Study reveals novel tumor biomarker of aggressive cancers with poor prognosis

A study published in The Journal of Pathology reveals that many cancers that carry a poor prognosis express an altered form of human telomerase reverse transcriptase (hTERT), an enzyme that regulates the expression of multiple genes.

Scientists previously linked a modification called phosphorylation at a particular location on the hTERT enzyme to poor prognosis in liver and pancreatic cancers. Now the team has built on this research to show that elevated levels of this phosphorylated hTERT are common in other types of cancer as well, especially when the cancers have aggressive features.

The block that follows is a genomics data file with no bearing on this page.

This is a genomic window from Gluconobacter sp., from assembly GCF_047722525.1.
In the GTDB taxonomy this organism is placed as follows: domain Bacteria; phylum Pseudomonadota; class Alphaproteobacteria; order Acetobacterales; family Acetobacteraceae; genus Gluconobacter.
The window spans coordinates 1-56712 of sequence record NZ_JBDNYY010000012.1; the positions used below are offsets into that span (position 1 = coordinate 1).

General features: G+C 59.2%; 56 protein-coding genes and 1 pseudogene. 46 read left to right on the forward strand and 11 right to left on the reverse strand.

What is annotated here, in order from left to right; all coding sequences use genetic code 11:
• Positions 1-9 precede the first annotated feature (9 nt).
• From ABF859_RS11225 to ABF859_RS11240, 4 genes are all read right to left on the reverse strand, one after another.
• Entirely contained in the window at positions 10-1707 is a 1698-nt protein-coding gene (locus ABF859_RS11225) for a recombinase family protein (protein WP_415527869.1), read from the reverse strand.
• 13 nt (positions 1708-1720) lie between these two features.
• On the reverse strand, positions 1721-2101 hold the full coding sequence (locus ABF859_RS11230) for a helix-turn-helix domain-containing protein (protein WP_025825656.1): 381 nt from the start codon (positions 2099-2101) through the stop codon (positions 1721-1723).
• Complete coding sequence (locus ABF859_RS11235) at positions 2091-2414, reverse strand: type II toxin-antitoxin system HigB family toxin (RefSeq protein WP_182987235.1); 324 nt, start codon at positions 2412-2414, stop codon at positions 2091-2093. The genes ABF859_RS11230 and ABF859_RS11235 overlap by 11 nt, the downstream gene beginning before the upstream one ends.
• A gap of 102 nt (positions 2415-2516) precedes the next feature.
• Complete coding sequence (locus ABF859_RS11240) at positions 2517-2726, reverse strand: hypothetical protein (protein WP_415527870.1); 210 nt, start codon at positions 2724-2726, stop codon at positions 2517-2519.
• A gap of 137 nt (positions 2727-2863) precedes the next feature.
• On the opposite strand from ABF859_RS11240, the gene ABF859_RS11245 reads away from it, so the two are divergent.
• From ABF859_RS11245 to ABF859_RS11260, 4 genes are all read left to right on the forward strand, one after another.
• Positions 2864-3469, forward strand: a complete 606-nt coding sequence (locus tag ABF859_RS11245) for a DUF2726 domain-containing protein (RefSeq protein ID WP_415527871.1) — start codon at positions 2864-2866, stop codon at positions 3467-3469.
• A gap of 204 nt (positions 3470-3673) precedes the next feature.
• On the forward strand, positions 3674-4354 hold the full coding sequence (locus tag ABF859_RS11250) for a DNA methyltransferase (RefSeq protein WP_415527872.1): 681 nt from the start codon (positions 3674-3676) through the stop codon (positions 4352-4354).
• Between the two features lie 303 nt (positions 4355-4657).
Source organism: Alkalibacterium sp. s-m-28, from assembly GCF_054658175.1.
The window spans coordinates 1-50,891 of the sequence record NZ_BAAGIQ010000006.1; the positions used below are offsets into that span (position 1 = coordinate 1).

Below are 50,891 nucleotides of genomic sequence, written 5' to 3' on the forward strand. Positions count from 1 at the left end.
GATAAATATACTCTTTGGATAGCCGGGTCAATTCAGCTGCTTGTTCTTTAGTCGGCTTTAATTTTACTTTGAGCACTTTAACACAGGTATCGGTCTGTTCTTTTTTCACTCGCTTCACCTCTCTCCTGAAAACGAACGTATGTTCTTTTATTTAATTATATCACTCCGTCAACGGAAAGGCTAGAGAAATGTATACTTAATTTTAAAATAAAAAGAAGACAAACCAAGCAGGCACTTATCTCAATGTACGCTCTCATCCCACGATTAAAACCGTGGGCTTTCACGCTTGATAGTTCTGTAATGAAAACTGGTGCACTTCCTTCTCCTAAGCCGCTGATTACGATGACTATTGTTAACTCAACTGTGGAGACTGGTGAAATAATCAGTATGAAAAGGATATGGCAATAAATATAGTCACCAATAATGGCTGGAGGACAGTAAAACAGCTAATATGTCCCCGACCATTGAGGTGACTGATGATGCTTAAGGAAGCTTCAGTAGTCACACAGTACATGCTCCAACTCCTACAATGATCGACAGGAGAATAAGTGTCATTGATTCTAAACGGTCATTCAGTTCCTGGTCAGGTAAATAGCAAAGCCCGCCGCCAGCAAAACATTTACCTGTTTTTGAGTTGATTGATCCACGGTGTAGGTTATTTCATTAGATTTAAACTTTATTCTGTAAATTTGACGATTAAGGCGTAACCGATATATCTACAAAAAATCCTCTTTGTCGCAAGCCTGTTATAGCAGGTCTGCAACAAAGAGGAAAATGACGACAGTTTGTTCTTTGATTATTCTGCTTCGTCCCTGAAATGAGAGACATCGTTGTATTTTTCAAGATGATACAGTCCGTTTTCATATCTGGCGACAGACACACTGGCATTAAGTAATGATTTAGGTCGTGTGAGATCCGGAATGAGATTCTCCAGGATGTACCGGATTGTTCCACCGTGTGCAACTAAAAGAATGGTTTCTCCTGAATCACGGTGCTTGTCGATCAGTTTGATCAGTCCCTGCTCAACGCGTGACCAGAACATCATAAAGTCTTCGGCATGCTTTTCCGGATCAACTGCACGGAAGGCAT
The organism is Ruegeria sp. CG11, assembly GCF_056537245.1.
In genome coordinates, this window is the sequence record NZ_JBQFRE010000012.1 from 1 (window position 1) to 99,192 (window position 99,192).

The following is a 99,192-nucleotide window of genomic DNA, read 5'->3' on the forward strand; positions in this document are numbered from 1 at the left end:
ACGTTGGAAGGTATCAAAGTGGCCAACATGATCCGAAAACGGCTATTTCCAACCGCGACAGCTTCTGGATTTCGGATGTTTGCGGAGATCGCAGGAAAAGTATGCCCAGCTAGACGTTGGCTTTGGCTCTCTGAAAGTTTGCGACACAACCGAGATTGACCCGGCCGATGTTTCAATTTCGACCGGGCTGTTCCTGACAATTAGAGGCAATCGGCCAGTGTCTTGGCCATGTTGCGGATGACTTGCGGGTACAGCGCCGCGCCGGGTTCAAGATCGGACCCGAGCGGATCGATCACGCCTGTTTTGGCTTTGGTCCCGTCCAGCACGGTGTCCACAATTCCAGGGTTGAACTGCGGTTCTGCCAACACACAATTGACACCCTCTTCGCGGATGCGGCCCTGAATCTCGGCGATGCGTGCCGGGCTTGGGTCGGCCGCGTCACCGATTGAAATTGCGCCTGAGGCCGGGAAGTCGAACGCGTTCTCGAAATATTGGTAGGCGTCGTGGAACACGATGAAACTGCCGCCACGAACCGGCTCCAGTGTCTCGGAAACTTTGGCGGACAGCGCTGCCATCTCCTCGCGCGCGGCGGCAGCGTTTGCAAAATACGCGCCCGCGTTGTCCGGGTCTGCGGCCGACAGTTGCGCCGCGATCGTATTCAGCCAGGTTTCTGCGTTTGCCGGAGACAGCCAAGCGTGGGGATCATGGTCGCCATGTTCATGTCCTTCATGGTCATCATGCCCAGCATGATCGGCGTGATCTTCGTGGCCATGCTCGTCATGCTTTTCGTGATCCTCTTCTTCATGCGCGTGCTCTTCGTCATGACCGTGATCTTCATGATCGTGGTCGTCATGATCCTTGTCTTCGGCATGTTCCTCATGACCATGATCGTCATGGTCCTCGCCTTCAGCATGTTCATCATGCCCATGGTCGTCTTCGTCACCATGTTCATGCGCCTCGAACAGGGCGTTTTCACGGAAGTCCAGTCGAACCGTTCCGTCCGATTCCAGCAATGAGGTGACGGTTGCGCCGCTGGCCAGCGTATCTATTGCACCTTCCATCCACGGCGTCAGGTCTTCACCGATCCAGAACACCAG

We developed a monoclonal antibody and an automated immunostaining system to detect phosphorylated hTERT in tissue samples, thus providing a basis for the development of a novel clinical diagnostic tool to identify patients with aggressive cancer."

Yoko Matsuda, MD, PhD, Study Lead Author, Kagawa University



Journal reference:

Matsuda, Y., et al. (2022) Phosphorylation of hTERT at threonine 249 is a novel tumor biomarker of aggressive cancer with poor prognosis in multiple organs. The Journal of Pathology.

Posted in: Medical Science News | Medical Research News | Medical Condition News

Tags: Antibody, Biomarker, Cancer, Diagnostic, Education, Enzyme, Genes, Liver, Medicine, Monoclonal Antibody, Pathology, Phosphorylation, Research, Reverse Transcriptase, Telomerase, Threonine, Tumor

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